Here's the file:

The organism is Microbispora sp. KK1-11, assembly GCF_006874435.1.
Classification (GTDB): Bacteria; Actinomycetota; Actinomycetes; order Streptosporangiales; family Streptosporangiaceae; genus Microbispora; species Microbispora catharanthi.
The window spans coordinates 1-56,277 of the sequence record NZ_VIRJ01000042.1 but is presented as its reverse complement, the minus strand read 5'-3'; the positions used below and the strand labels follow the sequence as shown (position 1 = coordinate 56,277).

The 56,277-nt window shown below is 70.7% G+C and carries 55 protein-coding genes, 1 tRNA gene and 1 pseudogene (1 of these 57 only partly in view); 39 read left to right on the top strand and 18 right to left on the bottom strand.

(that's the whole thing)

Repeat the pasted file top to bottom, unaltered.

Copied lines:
The organism is Microbispora sp. KK1-11, assembly GCF_006874435.1.
Classification (GTDB): Bacteria; Actinomycetota; Actinomycetes; order Streptosporangiales; family Streptosporangiaceae; genus Microbispora; species Microbispora catharanthi.
The window spans coordinates 1-56,277 of the sequence record NZ_VIRJ01000042.1 but is presented as its reverse complement, the minus strand read 5'-3'; the positions used below and the strand labels follow the sequence as shown (position 1 = coordinate 56,277).

The 56,277-nt window shown below is 70.7% G+C and carries 55 protein-coding genes, 1 tRNA gene and 1 pseudogene (1 of these 57 only partly in view); 39 read left to right on the top strand and 18 right to left on the bottom strand.